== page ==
the still uncertain effects of the reform

Return to surpluses for Unédic. After a Covid crisis which will have marked the unemployment insurance scheme financially, by almost doubling its debt (from 37 billion euros in 2019 to 64 billion in 2021), the improvement in the economic situation is felt in the accounts, with a projected surplus of 2.5 billion in 2022.

The improvement should continue in the years to come, with 3.1 billion surpluses in 2023 and 4.2 billion in 2024. “The French economy continues to benefit from the positive momentum of the end of the crisis”, assures Christophe Valentie, Managing Director of Unédic.

Admittedly, the slowdown in growth will have an effect, as will the slowdown in job creation. But inflation could play a positive role on unemployment insurance accounts: “It leads to an increase in the payroll, and therefore in our revenues which are based on salaries”, explains Christophe Valentie.

10 billion debt reduction in three years

As a result of this return to surpluses, Unédic can begin to reduce its debt by repaying 1.9 billion euros in debt from 2022. More than half of this sum would be due at the end of the emergency measures (including unemployment partial, which nevertheless remains quite higher than its pre-crisis level), one-third to the improvement in the economic situation and 16% to the reform of unemployment insurance, the last elements of which entered into force in last November.

“Over three years, we are going to get rid of 10 billion euros of debt: two-thirds of this sum will be due to the reform”, recognizes Patricia Ferrand, president of Unédic, where she represents the CFDT. But if the trade unionist can only note the positive effects on the finances of the regime, she remains much more cautious about the consequences on unemployment and, above all, on the unemployed.

“We are sticking to last year’s impact study for now,” she assures. This effectively provided for the savings made, but also for substantial reductions in the compensation of many unemployed people.

A study of the effects of the current reform

In its forecasts for the next few years, Unédic is counting on a stabilization of the number of unemployed people receiving benefits at around 2.4 million and on a gradual drop in the unemployment rate to 7% in 2024. “However symbolic it may be, the percentage of unemployed people receiving benefits says nothing about the possible hidden effects of the reform: even stabilization would not mean that the reform has no impact, insists Patricia Ferrand. This says nothing, for example, about the level of compensation for the unemployed. »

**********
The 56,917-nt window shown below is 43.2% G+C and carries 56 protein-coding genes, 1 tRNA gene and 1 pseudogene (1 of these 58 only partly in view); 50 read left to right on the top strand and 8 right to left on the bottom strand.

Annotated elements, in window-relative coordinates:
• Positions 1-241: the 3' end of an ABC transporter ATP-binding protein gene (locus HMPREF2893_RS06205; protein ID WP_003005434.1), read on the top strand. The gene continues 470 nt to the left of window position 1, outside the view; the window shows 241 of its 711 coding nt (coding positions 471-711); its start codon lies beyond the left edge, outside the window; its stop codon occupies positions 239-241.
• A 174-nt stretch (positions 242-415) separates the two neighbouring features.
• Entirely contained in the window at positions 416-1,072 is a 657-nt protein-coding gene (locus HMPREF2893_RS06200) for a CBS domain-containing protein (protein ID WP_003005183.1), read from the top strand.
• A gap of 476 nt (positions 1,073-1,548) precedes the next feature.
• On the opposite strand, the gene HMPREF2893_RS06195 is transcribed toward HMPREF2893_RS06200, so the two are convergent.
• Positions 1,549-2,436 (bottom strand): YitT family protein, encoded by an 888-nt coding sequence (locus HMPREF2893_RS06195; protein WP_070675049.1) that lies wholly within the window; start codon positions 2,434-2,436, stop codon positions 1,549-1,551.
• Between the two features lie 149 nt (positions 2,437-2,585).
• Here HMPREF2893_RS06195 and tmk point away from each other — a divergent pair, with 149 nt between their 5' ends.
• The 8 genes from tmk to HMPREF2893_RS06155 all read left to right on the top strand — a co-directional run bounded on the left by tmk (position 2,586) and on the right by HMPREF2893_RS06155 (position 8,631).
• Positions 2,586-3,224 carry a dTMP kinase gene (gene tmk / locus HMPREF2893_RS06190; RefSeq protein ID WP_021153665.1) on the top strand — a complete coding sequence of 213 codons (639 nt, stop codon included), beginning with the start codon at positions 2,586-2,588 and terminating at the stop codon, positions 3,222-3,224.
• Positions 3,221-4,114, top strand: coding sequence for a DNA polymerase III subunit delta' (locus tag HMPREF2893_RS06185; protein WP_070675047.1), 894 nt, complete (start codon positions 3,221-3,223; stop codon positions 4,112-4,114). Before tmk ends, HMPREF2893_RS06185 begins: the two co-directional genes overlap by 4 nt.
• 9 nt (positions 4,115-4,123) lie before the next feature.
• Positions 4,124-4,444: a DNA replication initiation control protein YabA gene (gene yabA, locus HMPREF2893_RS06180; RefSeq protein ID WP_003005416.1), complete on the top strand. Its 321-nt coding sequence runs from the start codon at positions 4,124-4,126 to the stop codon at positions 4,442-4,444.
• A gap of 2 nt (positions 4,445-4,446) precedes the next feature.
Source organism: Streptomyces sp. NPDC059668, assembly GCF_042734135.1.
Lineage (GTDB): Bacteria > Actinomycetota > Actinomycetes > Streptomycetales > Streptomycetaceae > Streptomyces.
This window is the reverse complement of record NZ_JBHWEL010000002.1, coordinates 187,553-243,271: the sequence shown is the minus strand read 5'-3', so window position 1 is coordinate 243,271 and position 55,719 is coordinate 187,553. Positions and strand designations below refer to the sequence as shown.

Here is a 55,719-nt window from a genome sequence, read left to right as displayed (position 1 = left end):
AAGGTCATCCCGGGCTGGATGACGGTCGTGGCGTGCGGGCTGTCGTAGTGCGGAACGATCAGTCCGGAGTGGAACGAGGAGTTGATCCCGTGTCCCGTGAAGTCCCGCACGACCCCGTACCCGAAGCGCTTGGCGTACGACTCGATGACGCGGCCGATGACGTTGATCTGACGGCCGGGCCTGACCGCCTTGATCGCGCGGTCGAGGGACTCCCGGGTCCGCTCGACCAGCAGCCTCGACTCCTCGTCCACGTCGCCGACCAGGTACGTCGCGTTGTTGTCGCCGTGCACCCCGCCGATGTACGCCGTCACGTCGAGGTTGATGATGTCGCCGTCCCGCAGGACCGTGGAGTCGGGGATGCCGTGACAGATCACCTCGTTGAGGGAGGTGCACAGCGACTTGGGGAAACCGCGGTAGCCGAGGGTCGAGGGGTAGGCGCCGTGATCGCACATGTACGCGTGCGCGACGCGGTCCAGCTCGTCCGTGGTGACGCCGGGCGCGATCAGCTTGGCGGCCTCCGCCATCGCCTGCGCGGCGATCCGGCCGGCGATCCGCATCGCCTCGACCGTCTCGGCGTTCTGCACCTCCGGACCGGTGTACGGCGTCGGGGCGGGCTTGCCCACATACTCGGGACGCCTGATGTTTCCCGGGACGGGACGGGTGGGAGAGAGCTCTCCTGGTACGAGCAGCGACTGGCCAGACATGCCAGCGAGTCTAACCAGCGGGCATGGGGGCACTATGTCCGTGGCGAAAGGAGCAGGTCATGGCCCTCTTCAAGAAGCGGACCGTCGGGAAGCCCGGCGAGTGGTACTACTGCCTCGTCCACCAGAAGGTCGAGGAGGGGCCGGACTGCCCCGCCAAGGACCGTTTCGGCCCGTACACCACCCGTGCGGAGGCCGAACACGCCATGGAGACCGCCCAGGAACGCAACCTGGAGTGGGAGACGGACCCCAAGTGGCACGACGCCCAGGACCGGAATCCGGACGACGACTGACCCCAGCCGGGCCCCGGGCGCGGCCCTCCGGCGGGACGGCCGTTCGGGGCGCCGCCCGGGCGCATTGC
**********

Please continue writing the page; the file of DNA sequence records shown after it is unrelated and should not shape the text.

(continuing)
Very slight rise in unemployment in April

A study of the effects of the reform is underway, which will be all the more necessary as unions and employers will soon have to negotiate new compensation rules. The decree which governs unemployment insurance indeed expires at the end of October: the government therefore has by the end of June to send the social partners the framework document which will serve as a basis for negotiation.

“If there are negotiations, we must know the effects of the reform in a rigorous, comprehensive and consolidated way”, therefore believes Patricia Ferrand, supported by its vice-president, Jean-Eudes Tesson, representative of Medef: “For the moment, we can always rediscuss, but would we be able to conclude? » The question of the extension of the current decree is also on the agenda, but it requires an opinion from the Council of State.

“We cannot negotiate under duress”

For the secretary general of the CFDT, Laurent Berger, the way in which the government will consider these negotiations will be symbolic of the “new method” announced by Emmanuel Macron. The social partners were scalded by the previous negotiation, framed in such a way as not to be able to succeed by the government, which then regained control and imposed its reform.

“You cannot negotiate under duress, explained the boss of the CFDT Wednesday, June 8 before the Association of Journalists of Social Information. Negotiation cannot be “here are the ten conclusions you have to come to”. »

For Unédic, there will also be the question of the 19 billion in Covid debt due to the emergency measures decided by the government (in particular partial unemployment). The unemployment insurance scheme considers that it does not have to bear entirely alone the consequences of expenses which, however effective they may have been for employment, are not entirely of its making. One way or another, the state too will have to do its part. The president of Unédic assures us: “On this, the social partners are unanimous! »

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Accounts that are improving

For the next yearsUnédic forecasts an increase in its revenues (42 billion euros in 2022; 42.5 in 2023 and 43.8 in 2024), under the effect of the inflation of the payroll.

Conversely, if job creations stabilize (+ 79,000 in 2022, + 52,000 in 2023; + 80,000 in 2024), unemployment benefits should fall: 33.2 billion in 2022; 32.8 in 2023, 32.6 in 2024.

Hence a positive account balance (+2.5 billion in 2022, +3.1 billion in 2023 and +4.2 billion in 2024) and gradual debt reduction (61 billion in 2022, 58 in 2023 and 53.7 in 2024) which should even prevent Unédic to have to borrow in the coming years.

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